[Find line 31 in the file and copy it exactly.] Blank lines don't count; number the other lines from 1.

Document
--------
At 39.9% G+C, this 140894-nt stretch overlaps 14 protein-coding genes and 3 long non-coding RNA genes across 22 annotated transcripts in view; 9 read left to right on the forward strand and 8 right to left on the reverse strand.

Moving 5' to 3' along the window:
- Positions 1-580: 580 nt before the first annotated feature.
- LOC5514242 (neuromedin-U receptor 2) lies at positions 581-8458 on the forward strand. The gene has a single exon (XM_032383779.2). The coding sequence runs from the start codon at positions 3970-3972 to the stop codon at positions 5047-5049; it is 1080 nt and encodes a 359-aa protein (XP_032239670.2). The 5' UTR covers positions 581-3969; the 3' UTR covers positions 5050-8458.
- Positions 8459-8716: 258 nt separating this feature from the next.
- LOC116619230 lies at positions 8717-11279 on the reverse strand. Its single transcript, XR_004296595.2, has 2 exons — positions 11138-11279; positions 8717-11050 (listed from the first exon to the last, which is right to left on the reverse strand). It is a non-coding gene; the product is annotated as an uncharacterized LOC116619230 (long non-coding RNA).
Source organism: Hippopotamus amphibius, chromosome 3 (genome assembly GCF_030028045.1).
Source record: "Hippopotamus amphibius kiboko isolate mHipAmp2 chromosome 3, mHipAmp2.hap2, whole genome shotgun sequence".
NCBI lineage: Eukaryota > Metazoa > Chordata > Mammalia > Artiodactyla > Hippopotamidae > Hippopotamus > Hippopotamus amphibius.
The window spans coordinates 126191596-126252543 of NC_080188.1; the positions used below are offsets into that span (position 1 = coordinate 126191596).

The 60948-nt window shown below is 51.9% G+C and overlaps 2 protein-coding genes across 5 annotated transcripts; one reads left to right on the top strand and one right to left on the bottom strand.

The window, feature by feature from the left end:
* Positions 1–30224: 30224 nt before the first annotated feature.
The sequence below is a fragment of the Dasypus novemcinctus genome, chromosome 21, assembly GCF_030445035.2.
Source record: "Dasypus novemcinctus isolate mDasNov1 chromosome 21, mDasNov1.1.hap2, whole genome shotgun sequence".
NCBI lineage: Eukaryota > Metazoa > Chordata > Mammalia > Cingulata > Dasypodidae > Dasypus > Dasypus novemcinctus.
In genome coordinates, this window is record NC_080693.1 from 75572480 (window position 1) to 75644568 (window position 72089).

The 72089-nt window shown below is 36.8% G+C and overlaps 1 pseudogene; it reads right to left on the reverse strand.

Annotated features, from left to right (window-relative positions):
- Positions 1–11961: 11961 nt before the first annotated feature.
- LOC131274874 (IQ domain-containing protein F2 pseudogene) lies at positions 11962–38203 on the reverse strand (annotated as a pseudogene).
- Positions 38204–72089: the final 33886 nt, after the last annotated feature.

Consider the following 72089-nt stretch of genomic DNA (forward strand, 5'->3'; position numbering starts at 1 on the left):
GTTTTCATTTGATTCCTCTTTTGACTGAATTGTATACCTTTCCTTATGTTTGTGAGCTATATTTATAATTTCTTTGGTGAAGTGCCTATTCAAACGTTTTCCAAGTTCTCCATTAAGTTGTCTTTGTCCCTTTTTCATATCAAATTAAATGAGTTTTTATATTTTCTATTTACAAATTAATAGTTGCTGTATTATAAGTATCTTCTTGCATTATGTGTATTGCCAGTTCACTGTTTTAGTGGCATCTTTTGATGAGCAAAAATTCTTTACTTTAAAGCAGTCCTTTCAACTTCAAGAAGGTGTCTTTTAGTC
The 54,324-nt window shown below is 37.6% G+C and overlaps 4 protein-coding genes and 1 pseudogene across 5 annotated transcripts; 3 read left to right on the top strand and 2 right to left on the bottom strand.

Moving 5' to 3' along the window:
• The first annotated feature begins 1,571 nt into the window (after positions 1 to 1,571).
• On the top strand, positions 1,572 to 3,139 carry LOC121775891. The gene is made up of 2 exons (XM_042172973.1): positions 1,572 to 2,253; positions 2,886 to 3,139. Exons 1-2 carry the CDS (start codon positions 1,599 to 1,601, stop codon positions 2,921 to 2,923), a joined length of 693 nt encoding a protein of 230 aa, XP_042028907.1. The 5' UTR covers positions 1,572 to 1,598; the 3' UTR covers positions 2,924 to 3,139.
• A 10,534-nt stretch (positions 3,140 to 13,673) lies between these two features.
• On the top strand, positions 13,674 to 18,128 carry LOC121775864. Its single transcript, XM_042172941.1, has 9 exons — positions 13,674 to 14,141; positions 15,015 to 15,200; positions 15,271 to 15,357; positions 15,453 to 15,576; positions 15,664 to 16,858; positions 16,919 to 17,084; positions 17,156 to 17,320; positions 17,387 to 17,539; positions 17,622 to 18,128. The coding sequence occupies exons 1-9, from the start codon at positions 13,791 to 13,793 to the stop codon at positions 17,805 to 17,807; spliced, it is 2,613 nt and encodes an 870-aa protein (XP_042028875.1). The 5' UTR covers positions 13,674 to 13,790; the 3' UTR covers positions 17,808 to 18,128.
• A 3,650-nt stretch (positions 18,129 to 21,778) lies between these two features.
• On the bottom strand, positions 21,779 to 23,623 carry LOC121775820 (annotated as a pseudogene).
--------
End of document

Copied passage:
• A 3,650-nt stretch (positions 18,129 to 21,778) lies between these two features.